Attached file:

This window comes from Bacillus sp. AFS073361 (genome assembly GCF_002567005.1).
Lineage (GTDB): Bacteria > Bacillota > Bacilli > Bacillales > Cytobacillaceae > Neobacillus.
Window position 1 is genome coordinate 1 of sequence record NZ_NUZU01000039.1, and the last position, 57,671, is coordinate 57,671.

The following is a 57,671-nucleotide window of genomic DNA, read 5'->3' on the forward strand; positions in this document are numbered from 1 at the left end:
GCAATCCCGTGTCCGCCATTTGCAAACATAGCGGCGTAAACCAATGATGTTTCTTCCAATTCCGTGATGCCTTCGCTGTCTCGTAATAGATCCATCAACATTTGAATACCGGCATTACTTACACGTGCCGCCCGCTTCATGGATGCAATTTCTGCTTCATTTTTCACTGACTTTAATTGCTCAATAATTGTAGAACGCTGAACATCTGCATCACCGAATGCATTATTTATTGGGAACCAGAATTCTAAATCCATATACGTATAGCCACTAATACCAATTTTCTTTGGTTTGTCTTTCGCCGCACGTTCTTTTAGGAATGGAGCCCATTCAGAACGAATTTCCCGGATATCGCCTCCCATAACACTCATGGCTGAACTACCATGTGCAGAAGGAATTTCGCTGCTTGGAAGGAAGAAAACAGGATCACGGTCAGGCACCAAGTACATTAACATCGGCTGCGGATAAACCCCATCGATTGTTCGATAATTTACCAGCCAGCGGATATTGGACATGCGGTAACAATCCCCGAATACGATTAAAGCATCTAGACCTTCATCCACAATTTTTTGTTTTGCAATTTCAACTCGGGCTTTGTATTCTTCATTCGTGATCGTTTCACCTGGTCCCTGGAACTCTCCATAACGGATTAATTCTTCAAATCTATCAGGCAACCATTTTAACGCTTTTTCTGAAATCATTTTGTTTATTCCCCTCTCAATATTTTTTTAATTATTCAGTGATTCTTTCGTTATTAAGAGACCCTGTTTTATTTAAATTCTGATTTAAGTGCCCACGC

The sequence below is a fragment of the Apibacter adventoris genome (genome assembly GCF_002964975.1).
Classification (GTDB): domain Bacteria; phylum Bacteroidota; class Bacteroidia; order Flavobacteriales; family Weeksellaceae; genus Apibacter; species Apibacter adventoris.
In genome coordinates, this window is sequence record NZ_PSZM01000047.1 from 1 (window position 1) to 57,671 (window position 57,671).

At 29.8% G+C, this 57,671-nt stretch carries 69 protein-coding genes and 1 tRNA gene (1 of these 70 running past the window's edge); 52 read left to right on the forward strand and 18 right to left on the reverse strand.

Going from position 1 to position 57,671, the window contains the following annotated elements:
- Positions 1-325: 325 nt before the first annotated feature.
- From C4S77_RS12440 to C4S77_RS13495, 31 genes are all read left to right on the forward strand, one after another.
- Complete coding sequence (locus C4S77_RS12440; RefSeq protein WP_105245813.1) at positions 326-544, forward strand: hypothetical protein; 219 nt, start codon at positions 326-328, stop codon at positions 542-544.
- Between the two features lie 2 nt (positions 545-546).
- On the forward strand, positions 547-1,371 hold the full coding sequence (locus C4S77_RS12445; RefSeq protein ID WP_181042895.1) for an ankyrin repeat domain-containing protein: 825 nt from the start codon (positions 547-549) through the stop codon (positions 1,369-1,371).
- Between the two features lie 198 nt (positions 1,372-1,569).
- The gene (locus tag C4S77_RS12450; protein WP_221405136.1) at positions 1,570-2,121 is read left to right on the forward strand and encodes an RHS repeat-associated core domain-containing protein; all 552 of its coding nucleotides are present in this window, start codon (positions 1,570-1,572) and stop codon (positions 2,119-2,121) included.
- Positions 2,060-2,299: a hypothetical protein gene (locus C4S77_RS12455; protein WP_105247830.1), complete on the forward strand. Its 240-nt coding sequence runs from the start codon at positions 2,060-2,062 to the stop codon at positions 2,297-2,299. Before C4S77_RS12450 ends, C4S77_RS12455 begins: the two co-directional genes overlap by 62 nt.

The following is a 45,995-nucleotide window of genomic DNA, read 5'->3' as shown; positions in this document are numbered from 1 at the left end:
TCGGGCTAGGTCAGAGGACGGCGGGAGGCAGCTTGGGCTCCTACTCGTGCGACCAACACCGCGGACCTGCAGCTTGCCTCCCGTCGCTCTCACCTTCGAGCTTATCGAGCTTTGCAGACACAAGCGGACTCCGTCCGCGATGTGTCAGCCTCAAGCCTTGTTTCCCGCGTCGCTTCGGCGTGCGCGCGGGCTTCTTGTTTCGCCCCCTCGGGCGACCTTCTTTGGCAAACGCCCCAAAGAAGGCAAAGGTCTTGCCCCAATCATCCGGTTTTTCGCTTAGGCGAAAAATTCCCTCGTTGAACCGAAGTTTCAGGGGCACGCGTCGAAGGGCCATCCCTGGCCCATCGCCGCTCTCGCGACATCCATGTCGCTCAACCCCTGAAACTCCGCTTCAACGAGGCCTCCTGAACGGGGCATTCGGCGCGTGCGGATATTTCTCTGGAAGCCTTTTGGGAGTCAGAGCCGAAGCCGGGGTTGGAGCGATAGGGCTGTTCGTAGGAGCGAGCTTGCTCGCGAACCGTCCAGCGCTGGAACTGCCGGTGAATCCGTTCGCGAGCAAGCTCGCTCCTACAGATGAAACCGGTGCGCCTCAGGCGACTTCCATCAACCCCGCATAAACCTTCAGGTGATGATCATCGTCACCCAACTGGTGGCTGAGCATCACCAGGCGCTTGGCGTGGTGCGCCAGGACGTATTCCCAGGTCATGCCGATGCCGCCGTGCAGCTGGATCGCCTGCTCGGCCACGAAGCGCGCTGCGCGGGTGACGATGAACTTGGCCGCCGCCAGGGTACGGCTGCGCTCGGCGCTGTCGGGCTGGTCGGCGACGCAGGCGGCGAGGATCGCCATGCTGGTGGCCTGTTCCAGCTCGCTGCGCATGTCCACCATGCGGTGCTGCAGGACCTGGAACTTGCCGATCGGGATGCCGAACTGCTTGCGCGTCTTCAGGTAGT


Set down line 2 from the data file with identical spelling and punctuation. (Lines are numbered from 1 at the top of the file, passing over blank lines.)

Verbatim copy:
Lineage (GTDB): Bacteria > Bacillota > Bacilli > Bacillales > Cytobacillaceae > Neobacillus.